Is Your Pool Following Safe Guidelines During Covid-19 Pandemic? Check Here to be Sure
Around the country, and moreso in some locales than others, individuals are splashing around in public pools, logging laps or following the guidance of coaches. The adjusted return to pool life has called for dilligence to maintain social distancing and to limit the spread of COVID-19. Here, we rerun the Pool Management Group’s guidelines for what constitutes safe measures for the opening and use of public pools. How is your pool doing? Are these measures in place, and are individuals following them?
How can pools open safely as lockdown measures start to ease? The Pool Management Group, which updates COVID-19-related guidance to pool owners and users on a regular basis, set out its view of how pools could gradually start to open up again after stay-at-home orders were lifted in the United States.
With permission, we replicate PMG’s guidance on how they see pools opening up safely in a controlled process. In response to the comments left on this article, here are some further-reading recommendations from Craig Lord:
Coronavirus And Swimmers: CDC Issues Guidance On Water Transmission & COVID-19
Potential Risks Of COVID-19 For Open Water Swimmers Highlighted By UNC Research Paper
San Francisco Had 1918 ‘Flu Under Control … Then It Lifted
Willful Blindness – by Prof. Margaret Heffernan
Commentary by Pool Management Group:
How do you create a safe swim environment with the threat of COVID-19?
Establish a new maximum number of people allowed in the pool facility at one time.
Set up blocks of pool time for people to reserve.
Establish a disinfecting schedule.
Establish a reservation method.
Introduction After Stay at Home orders are no longer in place, it’s important that swimming pools open in a safe manner that reduces the spread of COVID-19. The good news is the pool environment lends itself to successfully accomplishing this objective:
Social Distancing is easily achieved – With a mix of the strategies such as those provided here, we can all accommodate social distancing around the pool.
Chlorine in swimming pools disables coronavirus
Outdoor wide-open environment
Sunshine kills coronavirus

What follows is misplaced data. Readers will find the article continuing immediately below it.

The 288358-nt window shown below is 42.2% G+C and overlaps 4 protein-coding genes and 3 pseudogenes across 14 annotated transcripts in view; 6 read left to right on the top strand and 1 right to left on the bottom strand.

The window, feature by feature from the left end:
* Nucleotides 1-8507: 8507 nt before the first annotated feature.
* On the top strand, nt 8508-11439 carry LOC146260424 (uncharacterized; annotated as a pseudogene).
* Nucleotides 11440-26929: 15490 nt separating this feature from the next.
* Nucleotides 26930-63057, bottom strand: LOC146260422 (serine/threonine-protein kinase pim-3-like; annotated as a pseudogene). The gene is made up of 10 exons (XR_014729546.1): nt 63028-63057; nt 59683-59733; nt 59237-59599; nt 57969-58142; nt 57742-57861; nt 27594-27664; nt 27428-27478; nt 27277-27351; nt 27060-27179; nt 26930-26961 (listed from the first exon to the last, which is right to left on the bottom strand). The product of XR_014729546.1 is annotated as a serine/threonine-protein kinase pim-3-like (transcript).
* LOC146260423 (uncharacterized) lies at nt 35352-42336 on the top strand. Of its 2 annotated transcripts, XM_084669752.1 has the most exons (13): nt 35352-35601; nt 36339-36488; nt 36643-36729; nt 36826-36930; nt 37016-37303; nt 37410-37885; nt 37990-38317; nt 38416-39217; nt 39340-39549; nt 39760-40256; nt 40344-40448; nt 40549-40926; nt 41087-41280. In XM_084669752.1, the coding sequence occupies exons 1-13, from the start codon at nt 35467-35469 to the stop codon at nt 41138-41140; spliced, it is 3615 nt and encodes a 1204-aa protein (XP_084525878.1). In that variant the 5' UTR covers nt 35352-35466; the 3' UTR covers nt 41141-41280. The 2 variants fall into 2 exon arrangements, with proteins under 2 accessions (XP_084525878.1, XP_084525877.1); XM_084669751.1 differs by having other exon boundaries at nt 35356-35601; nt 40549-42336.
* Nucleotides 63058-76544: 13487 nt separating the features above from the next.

DETAILED STRATEGIES FOR SWIMMING POOLS TO OPEN SAFELY 1. ESTABLISH NEW POOL FACILITY CAPACITY LIMITS TO SUPPORT SOCIAL DISTANCING (Social Distancing Capacity) Aside from stating that the social distance policy is in effect at the pool, pool owners may want to limit the number of people allowed inside the pool area at any one time. This basically is creating a new ‘Social Distancing Capacity’. Lowering the number of people allowed at the pool will make it possible (and more likely) for people to maintain minimum 6 ft. distancing. A) Determining a Social Distancing Capacity Photo Courtesy: Cathleen Pruden The goal is to use some method to determine how many people can be at the pool facility and still maintain 6 feet distancing. There may be clear guidelines from your Health Department before opening day. If not, here are some possible methods (there are many possibilities): *Assumption: Pool users of the same household will come to the pool together and, since they live in the same space, will not be practicing social distancing with each other. Note: Below are only two examples of methods that could be used to determine a Social Distancing Capacity that would support social distancing happening at a swimming pool. There are many methods that can be used, including general estimations or requirements of your Health Department. METHOD 1– Assumes that, for space calculation purposes, there will be one single chair, then 6’ of space in all directions to the next single chair. This calculation results in one person for every 170 square feet of pool deck, assuming that a typical pool chaise is 2.5 ft. x 7 ft. Measure the useable pool deck (where chairs can be placed) and divide by 170 sq. ft. If a pool had useable deck space of 4,250 sq. ft., the maximum occupancy would be 25 people (4,250/170). METHOD 2– Assumes that, for space calculation purposes, there will be one single chair, then 6’ of space to the next single chair, then 6’ to the next single chair, etc. Assume chair space is 2.5’. Then, 2.5’ plus 6’ of distancing space equals 8.5’ of deck space. Next, measure the perimeter of the pool deck (the linear feet of deck) where chairs can be placed and then divide that number by 8.5 ft. If a pool had 220 linear feet of deck space for chairs, the maximum occupancy would be 25 people (220/8.5). Note – there may be room for 2 or more rows of chairs. If two rows of chairs, then the max occupancy would be 25 people in the first row, plus 25 people in the second row = 50 people. METHOD 3 – Assumes that, for calculation purposes, there will be an average of 2 chairs used per family/household that comes to the pool. This method would provide 6 feet between each group of two chairs. Linear feet needed for each set of chairs is (2.5 ft. for chair A + 1 ft. space between chairs + 2.5 ft. for chair B + 6 ft social distance DIVIDED by 2 people). Using Method B, if a pool had 220 linear feet of deck space for chairs, the maximum occupancy would be 36 people (220/6). B) Limit How Long Patrons Can Stay at the Pool Each Visit Limiting how long patrons can stay at the pool increases the total number of people that can use the pool each day. The best way to execute this is to designate blocks of pool time available for people to visit the pool each day. For example, a pool could offer a series of 1.5 or 2 hour blocks of time throughout each day for pool visits. See example below. EXAMPLE: The Social Distancing Pool Capacity is 25 people allowed into the pool area during each block of time. Pool patrons can use the pool during the following hours: 10:00-11:30 AM 25 people 12:00-1:30 PM 25 people 2:00-3:30 PM 25 people 4:00-5:30 PM 25 people 6:00-7:30 PM 25 people 8:00-9:00 PM 25 people 150 people can use the pool each day (25 people for each of the 6 time periods a day = 150). Photo Courtesy: Andy Ross C) Build In Time for Entering/Exiting & Disinfecting As in the example above, a 20 minute or 30 minute break between blocks of pool time allows: